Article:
In 2011, Google changed the way it ranked websites , in an effort to punish spammers and “content farms” that showed up high in search results but delivered crummy pages. Google’s “Panda” changes had giant ripple effects throughout the Web: Ask Demand Media , among others. This week Facebook announced that it was changing the way it ranked content in its all-important News Feed — the main page Facebook users see on their desktop and on their phones — in order to promote “high-quality content.” And Facebook said it would make things like “meme photos” harder to see. The immediate reaction from several publishers I’ve talked to this week: “This is Facebook’s Panda.” But if that’s the case, then who is Facebook trying to punish? And why does Facebook care about this anyway — isn’t the crucial thing that people like the stuff, and not what the stuff is? One way to get some answers is to ask a Facebook executive directly

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J.P. Morgan Warns of UCard Data Breach

December 5, 2013  |  All Things Digital  |  No Comments

A July attack on J.P. Morgan Chase & Co.’s network has put the personal information of nearly a half million of the bank’s customers at risk. J.P. Morgan said Wednesday that 465,000 users of its UCard prepaid cash cards may have had some personal information pilfered by hackers that breached its network. Speaking to Reuters , the bank said it believes only “a small amount” of noncritical data was taken. But it doesn’t seem to have definitively ruled out the theft of social security numbers, birth dates, etc. As of yet, there is no evidence any crimes have been committed using the data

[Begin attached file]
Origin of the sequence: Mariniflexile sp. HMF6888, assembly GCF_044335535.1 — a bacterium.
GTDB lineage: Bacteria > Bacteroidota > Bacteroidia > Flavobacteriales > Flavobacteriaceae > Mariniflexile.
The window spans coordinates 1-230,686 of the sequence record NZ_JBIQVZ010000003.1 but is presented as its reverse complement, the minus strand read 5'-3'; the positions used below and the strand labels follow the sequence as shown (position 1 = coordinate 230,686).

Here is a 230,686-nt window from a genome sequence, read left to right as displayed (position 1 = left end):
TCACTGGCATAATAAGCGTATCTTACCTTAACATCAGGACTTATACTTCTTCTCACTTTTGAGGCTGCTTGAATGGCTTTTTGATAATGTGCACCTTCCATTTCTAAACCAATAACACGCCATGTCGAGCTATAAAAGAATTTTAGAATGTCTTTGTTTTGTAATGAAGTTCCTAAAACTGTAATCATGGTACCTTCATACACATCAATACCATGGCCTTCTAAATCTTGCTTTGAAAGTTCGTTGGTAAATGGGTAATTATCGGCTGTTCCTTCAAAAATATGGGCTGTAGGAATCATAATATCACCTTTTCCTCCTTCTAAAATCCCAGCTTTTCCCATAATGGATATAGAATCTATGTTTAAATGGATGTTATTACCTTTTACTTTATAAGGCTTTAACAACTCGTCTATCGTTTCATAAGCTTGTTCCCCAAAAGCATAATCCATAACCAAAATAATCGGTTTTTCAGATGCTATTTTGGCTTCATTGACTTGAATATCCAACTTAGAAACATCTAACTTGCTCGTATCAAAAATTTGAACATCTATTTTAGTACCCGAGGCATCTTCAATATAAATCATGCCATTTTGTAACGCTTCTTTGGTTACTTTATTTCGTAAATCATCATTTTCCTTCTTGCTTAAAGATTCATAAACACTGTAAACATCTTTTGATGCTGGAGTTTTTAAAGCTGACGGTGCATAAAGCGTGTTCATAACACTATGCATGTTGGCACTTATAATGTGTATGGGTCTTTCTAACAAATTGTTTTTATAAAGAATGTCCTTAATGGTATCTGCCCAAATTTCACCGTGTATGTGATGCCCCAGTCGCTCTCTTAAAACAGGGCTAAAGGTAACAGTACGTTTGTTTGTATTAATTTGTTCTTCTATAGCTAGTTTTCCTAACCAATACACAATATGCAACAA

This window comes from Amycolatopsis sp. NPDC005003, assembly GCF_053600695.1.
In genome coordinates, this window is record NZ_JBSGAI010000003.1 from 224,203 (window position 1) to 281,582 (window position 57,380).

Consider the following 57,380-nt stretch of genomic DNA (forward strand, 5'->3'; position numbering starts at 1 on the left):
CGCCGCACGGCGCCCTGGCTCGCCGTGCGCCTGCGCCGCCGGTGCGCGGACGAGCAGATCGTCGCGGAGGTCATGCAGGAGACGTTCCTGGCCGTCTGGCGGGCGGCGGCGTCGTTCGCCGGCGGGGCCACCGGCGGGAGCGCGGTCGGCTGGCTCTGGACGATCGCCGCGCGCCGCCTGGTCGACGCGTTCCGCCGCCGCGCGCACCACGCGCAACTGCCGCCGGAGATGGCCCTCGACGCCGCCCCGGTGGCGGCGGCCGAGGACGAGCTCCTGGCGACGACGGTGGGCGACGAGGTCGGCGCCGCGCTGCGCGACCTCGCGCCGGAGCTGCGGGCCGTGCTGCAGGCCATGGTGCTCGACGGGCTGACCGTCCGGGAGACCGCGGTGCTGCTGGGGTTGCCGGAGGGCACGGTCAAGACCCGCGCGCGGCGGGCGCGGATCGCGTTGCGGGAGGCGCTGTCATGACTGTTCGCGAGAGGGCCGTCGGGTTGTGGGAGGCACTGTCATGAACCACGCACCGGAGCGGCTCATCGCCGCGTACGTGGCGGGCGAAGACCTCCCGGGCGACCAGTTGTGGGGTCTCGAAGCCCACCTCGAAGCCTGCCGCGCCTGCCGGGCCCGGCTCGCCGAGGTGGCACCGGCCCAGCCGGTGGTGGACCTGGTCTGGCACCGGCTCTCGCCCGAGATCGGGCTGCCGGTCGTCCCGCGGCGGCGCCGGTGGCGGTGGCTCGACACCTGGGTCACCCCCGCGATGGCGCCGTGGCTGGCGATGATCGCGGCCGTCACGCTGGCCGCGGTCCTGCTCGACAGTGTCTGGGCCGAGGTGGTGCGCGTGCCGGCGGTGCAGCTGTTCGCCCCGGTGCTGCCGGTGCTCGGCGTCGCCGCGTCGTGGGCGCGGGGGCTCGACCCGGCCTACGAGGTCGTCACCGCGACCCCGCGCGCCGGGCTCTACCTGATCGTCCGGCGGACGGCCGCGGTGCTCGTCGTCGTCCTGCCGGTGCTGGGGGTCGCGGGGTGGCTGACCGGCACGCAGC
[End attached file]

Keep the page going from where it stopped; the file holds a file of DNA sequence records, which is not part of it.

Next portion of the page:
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Microsoft-Nokia Deal Gets Go-Ahead From Justice Department

December 2, 2013  |  All Things Digital  |  No Comments

Shutterstock / Lisa S. It’s a regulatory green-light for Microsoft’s pending acquisition of Nokia’s phone business. The U.S. Department of Justice unconditionally approved the $7.2 billion deal last Friday , rubber-stamping a massive transaction that will see Microsoft acquire Nokia’s devices and services business and license the company’s mapping services, a move that Microsoft CEO Steve Ballmer says will accelerate the company’s share and profits in phones. A milestone moment for Microsoft, and one that clearly shows the company recognizing two crucial truths: 1. It must create a first-rate Microsoft phone experience in order for it to succeed in the smartphone business. 2. It cannot afford to allow Google and Apple to foreclose the smartphone ecosystem by utterly dominating software and hardware innovation in this sphere. The next hurdle to be overcome: Regulatory approval in the European Union. Here’s a quick refresher on the numbers behind the deal: Microsoft is spending about $7.2 billion to acquire Nokia’s core cellphone business. Of that, $5 billion is for Nokia’s devices business. The remaining $2.18 billion is to license Nokia’s intellectual property Nokia’s patent portfolio includes some 8,500 design patents. It also includes approximately 30,000 utility patents and patent applications. About 32,000 Nokia employees are expected to transfer to Microsoft as part of the deal. About 18,300 of those are “directly involved in manufacturing.” But 56,000 Nokia employees will remain at the company once the deal has closed. With 8.7 million units shipped, Windows Phone had a 3.7 percent share of global smartphone market in the second quarter of 2013, according to IDC. Windows Phone has greater than 10 percent share in nine markets, according to Microsoft. Windows Phone is outselling BlackBerry in 34 markets — again, according to Microsoft. Nokia accounted for 81.6 percent of all Windows Phone smartphone shipments during the second quarter of 2013. Microsoft’s gross margin on sales of Nokia’s Windows Phone handsets before the deal: Less than $10